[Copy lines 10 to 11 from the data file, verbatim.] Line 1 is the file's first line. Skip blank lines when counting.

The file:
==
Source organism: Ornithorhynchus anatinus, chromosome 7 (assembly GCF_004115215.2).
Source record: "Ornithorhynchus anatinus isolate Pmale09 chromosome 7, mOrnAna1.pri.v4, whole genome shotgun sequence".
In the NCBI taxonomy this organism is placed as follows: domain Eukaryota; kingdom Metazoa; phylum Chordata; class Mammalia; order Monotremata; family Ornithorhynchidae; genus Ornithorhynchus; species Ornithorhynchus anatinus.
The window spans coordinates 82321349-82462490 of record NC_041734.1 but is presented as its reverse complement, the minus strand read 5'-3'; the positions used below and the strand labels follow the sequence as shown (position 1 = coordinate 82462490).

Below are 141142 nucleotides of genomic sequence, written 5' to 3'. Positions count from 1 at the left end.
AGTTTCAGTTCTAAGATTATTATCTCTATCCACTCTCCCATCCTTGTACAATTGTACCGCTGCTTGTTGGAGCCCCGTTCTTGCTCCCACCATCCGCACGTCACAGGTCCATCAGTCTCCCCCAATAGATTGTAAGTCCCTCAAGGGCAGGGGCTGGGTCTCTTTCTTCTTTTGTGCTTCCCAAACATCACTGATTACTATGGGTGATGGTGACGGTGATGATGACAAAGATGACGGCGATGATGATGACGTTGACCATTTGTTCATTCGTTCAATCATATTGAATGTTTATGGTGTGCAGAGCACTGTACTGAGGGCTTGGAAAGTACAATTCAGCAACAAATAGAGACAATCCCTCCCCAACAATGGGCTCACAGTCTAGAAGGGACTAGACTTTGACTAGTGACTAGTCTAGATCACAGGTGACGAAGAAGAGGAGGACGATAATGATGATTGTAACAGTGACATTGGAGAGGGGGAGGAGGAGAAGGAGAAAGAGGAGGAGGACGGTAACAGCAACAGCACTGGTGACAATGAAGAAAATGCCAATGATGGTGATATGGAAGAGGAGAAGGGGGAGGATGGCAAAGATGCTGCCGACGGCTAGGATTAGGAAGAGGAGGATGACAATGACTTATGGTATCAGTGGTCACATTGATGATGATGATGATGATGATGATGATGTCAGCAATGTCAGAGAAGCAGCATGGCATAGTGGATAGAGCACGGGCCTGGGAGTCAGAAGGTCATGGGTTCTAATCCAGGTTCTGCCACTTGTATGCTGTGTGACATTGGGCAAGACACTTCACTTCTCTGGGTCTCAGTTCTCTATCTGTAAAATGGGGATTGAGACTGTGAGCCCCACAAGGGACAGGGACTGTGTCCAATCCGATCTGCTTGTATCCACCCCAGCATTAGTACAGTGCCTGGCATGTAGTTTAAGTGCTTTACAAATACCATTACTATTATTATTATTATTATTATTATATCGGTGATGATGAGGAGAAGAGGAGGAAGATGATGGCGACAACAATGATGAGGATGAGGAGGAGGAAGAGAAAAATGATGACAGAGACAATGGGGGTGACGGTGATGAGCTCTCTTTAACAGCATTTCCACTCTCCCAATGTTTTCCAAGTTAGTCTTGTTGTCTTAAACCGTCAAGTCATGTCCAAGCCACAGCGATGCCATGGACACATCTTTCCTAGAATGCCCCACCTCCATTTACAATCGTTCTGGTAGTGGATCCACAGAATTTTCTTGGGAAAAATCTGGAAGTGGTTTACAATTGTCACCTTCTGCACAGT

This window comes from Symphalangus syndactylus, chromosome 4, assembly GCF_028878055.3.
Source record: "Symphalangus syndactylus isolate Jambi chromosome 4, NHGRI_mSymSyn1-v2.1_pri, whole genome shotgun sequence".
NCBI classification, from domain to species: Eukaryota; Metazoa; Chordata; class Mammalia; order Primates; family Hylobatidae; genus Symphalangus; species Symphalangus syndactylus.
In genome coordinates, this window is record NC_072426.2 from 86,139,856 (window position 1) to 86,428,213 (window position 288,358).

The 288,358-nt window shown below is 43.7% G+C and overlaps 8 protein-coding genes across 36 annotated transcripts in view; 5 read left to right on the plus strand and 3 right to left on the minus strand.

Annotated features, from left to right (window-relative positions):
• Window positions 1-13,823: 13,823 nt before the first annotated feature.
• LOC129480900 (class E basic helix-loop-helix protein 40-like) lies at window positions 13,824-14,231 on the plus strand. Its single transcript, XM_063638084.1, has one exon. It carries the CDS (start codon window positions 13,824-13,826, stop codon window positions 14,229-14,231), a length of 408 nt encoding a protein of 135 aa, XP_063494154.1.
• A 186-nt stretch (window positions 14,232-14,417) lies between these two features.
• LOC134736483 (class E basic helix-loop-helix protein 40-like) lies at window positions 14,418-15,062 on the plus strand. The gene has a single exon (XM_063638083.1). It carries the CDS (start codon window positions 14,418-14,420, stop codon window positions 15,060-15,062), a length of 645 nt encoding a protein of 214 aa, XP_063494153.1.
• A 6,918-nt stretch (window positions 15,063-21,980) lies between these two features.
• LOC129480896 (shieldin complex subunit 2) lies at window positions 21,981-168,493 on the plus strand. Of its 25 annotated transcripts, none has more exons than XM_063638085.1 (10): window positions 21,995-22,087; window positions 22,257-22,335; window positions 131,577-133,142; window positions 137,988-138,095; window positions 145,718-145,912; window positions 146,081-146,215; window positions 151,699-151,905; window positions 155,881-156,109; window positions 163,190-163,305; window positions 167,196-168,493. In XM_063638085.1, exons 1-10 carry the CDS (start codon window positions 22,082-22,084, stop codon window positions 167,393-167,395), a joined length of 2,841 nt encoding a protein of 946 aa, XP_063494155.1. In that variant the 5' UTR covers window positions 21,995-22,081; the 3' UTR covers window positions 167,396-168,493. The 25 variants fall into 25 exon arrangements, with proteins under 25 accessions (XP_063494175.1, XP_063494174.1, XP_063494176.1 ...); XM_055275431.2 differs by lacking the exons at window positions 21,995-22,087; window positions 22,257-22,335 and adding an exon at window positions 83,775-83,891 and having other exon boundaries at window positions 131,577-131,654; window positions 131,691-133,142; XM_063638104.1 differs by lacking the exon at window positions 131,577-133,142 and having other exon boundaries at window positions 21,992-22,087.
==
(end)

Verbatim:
In genome coordinates, this window is record NC_072426.2 from 86,139,856 (window position 1) to 86,428,213 (window position 288,358).

The 288,358-nt window shown below is 43.7% G+C and overlaps 8 protein-coding genes across 36 annotated transcripts in view; 5 read left to right on the plus strand and 3 right to left on the minus strand.